alleyoops GoComics PRO Member said, over 3 years ago

    @blunebottle

    Fritzi bought all those comics for Nancy so she and Phil could spend some quiet time alone. I don’t trust that Phil.

  12. IamJayBluE

    IamJayBluE said, over 3 years ago

    “I turned my comics over to my son years ago,”
    ^
    And that’s where the REAL treasure can begin! When the next generation sees the creativity, etc. that came before him… to echo the card commercial, the gift of reading is PRICELESS

  13. ChessPirate

    ChessPirate said, over 3 years ago

    I had a very poor condition “Combat #1” in my collection as a kid, until my mother threw my entire collection away! Years later, I put my sci-fi paperback book collection into my sister’s rummage sale only to discover that the ones that didn’t get sold were thrown out!
    I have heard the same kind of stories from other men as well.
    Why do women do this?

  14. IamJayBluE

    IamJayBluE said, over 3 years ago

    @Thomas Scott Roberts

    “If everyone who had a copy kept it, they wouldn’t BE worth as much. The value is determined by scarcity vs. demand.”
    ^
    While that is true, that would be a paradox, since everyone can’t always assume that everyone else saved their copy, which keeps that paradox going…but there are other factors to consider in value, too…
    ==
    For instance, the monetary value is in the number of copies originally printed, not just how many own a copy of it… the less copies originally printed, the more valuable it could be… but there’s also factors such as if a copy had a typo that wasn’t caught before it was published (which could make that one rare, indeed!) or if a certain storyline or character or art style is in them that was changed in other printings… so it is possible that there were many copies owned, but certain other factors can also make that copy worth something…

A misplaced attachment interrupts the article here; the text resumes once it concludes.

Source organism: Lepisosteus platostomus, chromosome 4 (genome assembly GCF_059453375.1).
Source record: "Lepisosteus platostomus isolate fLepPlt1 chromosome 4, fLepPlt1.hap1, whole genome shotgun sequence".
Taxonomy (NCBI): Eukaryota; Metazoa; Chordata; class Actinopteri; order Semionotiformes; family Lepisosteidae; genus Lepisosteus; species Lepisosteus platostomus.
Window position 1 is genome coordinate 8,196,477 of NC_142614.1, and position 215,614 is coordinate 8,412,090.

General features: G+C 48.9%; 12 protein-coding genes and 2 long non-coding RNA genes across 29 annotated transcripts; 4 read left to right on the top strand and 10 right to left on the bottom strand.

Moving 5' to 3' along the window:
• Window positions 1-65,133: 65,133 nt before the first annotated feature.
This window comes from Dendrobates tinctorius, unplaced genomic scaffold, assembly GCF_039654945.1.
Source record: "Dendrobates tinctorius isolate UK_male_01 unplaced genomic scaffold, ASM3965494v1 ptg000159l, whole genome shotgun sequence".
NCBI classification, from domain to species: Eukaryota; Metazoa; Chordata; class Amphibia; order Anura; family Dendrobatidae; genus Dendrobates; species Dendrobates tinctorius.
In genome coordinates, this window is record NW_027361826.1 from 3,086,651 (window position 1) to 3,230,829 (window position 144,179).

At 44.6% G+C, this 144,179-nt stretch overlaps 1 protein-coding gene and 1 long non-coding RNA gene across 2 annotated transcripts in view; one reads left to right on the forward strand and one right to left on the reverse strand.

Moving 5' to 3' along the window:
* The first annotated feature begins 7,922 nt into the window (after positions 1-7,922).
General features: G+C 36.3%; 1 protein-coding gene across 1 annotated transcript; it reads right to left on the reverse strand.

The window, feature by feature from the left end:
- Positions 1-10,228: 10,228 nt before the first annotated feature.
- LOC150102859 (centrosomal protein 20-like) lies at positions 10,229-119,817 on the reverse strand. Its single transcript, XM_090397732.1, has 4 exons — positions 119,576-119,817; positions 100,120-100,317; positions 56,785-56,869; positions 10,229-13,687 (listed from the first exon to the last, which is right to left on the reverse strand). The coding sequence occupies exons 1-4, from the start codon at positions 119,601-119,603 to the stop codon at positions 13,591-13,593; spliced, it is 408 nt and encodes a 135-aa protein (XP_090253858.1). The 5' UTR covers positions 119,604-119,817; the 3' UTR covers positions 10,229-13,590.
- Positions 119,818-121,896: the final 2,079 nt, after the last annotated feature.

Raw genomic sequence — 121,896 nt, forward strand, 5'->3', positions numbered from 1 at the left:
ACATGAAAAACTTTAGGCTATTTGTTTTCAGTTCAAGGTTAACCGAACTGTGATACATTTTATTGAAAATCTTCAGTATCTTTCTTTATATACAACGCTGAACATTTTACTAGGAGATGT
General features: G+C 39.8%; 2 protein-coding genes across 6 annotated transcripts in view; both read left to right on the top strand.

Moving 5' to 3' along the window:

==
    As a record collector, I’ve found certain items that were were printed in the late 60s to the late 80s, they’d be only around $2-10 (mint, or with special features)… it’s when you get to the ones that were never printed past a certain time, or were only printed in a small set… the original Supremes album (Original cover variation) was worth $1,000 or MORE… the second cover design for the same album, $500… others, maybe only $20… some are worth more for being in mono and not stereo, or having a song that is not found on other copies… this is similar with comics…
    ==
    So, the bottom line, is that it’s all relative… That’s why I maintain the value of an item is all in the eye of the owner, or the seeker…
    But any monetary value depends not solely on how many own a copy, but how many copies were printed in the first place, or the other factors as stated above…

  15. Blackwolff9

    Blackwolff9 GoComics PRO Member said, over 3 years ago

    @ChessPirate

    Because most women consider anything unused is useless clutter,therefore it gets tossed. As applied to comic books,most women believe they’re childish (gasp!) and therefore suitable only for the garbage. But fear not. There are women like myself who love and collect comics,and I have a mom who knows they have collectable value. We seem like a rare breed,but we’re not.